Background

Article originally published in The Independent on Sunday 25th October 2015.

My first trip to the cinema was nearly my last. On Christmas Eve 1996, a friend's dad took a group of us - aged variously between four and six - to the ABC Cinema in Streatham for an afternoon showing of Matilda. An avid Roald Dahl fan, I was excited to see one of my storybook heroes transported to this giant screen, the scale of which I could barely comprehend. And everything started out just fine: the magic of the book was just as real with a budget of $36m behind it, and Embeth Davidtz made a perfectly acceptable Miss Honey. But then, somewhere around the halfway point, something happened that shook the five-year-old me to his tiny core.

Matilda and Miss Honey, seeking the return of a stolen painting, had broken into the home of Agatha Trunchbull, Matilda's impossibly wicked headmistress, played in the film by Pam Ferris from The Darling Buds of May (the irony of her casting was lost on me at the time). As they explored the house, The Trunchbull suddenly returned, sending the pair scrabbling for an exit. Matilda ducked down a darkened staircase into the cellar and The Trunchbull barrelled down after her, screaming as she went. Paint cans toppled from their shelves, the soundtrack rose to a fever pitch and I sunk, terrified, into my seat.

In that moment, I swore I'd never allow myself to be drawn back into the cinema. It was a promise to which I briefly held true, abstaining from moviegoing for more than a year until my all-consuming love of Nickelodeon duo Kenan & Kel tempted me into a Sunday afternoon matinee of Good Burger. The ABC Streatham has since been converted into luxury flats; only its Grade II listed façade remains as testament to this harrowing episode. But the memory of that Christmas trip still looms large over my relationship with cinema, even now as I pursue a career in the industry my pre-teen self was so keen to write off.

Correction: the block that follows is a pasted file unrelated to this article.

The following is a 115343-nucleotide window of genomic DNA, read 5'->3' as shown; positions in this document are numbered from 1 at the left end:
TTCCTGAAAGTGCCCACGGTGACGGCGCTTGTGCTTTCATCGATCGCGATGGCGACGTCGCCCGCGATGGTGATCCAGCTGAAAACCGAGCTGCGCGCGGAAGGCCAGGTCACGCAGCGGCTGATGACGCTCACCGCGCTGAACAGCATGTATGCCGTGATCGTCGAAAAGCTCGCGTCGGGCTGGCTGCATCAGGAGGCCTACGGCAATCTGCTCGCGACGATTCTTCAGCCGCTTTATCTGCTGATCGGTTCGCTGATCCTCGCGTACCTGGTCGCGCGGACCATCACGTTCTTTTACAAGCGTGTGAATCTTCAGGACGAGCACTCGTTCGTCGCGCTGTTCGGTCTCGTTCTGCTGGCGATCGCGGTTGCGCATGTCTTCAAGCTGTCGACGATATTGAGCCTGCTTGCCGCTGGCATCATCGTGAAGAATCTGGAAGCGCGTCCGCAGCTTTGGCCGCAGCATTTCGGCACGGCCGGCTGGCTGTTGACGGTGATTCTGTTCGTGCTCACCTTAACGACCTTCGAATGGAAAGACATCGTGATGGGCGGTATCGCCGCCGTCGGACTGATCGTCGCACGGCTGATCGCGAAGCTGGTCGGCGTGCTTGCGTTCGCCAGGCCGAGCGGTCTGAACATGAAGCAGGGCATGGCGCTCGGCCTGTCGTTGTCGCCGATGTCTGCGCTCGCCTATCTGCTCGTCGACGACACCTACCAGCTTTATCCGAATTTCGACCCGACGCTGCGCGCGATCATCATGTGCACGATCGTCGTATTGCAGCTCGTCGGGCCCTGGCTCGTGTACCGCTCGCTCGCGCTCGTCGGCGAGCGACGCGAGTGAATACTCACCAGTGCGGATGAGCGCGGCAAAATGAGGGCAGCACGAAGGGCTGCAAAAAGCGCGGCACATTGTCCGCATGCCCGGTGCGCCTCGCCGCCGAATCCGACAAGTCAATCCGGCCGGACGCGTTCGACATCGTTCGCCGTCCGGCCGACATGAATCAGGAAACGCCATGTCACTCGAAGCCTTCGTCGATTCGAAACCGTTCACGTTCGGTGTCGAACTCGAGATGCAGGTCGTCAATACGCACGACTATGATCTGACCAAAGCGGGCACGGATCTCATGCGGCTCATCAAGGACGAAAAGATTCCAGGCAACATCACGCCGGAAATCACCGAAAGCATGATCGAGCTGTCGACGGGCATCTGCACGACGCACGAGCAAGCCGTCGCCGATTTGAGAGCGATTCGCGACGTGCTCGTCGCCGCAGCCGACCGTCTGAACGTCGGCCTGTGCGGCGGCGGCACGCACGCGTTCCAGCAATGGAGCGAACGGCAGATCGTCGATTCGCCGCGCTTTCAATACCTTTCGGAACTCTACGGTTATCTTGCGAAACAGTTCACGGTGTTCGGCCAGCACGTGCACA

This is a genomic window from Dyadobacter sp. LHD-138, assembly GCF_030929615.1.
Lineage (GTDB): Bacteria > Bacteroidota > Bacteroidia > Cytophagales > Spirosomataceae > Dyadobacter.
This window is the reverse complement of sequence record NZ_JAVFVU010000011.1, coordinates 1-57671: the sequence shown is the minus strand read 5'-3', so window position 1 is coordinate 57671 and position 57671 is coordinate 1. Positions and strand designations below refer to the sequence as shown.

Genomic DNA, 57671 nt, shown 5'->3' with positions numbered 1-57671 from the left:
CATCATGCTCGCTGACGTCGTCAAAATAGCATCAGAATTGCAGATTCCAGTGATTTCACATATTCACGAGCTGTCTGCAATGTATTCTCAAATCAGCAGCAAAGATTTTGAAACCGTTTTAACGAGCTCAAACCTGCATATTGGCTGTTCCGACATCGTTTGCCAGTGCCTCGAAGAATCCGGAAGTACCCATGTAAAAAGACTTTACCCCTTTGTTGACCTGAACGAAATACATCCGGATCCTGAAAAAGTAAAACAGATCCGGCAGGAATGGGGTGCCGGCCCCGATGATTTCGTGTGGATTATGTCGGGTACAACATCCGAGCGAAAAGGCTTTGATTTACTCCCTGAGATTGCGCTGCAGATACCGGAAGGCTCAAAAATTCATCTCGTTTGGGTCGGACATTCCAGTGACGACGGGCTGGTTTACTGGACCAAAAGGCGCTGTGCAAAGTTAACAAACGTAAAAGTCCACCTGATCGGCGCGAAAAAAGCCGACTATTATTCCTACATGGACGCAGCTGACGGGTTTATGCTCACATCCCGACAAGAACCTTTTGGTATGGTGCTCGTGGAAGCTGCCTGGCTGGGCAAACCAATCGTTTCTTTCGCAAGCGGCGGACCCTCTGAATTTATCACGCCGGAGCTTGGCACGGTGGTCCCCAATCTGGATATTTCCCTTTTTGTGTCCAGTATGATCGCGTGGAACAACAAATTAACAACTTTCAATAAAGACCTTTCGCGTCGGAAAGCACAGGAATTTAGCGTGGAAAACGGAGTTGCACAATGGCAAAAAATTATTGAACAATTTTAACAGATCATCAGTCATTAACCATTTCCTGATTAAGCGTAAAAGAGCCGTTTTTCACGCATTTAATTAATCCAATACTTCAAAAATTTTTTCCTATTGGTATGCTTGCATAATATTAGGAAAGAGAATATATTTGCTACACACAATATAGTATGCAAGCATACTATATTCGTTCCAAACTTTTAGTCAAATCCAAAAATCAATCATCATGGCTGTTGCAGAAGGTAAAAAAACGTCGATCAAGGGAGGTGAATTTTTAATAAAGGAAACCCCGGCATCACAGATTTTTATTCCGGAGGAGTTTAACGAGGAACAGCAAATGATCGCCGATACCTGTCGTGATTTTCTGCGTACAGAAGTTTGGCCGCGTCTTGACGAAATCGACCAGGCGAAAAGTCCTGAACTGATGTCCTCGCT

My new film Fear Itself is an attempt to make sense of those moments when the connection between a film and its audience feels palpably, viscerally real. Constructed entirely from existing horror films, it's a journey through fear and cinema that - with any luck - not only scrutinises that sensation, but attempts to conjure it. Maybe there's a five-year-old out there somewhere, experiencing a similarly formative fright as a result.

It seems more than a little strange that Pam Ferris is now filed in my subconscious alongside real-world instances of isolation, threat or menace from my past which - free from the mitigating security of the cinema environment - should surely hold greater sway over my psyche. But then that's precisely why fear is such a powerful cinematic tool: in the moment it occurs, there's nothing rational about it. Your conscious mind may recognise the relative safety of your situation, but your nervous system doesn't care. Goose pimples still ripple across the surface of your skin, long before your brain can relay the news that Paranormal Activity 3 - for all its lo-fi ingenuity - can't actually do you any bodily harm.

Perhaps that's why even the most cerebral horror movies are so preoccupied with sensory matters. A meditative arthouse thriller like Under the Skin may appear, on the surface, to have little in common with your average multiplex slasher outing, but it's no coincidence that when Scarlet Johansson's murderous humanoid alien prowls the streets of Glasgow in search of prey, she does so under the menacing cover of night. In low light, the limitations of our senses render the world a more uncertain place, filled with half-seen figures and eerie, inexact spaces. The colour-sensitive cones in our eyes lose ground to the light-sensitive rods, which are concentrated around the edges of the retina. The result is a monochrome vision of the world, where even the slightest movement in the corner of your eye is amplified tenfold. For millennia, this sensation has inspired folk tales of colourless apparitions, lingering in the shadows. Today, it inspires horror movies.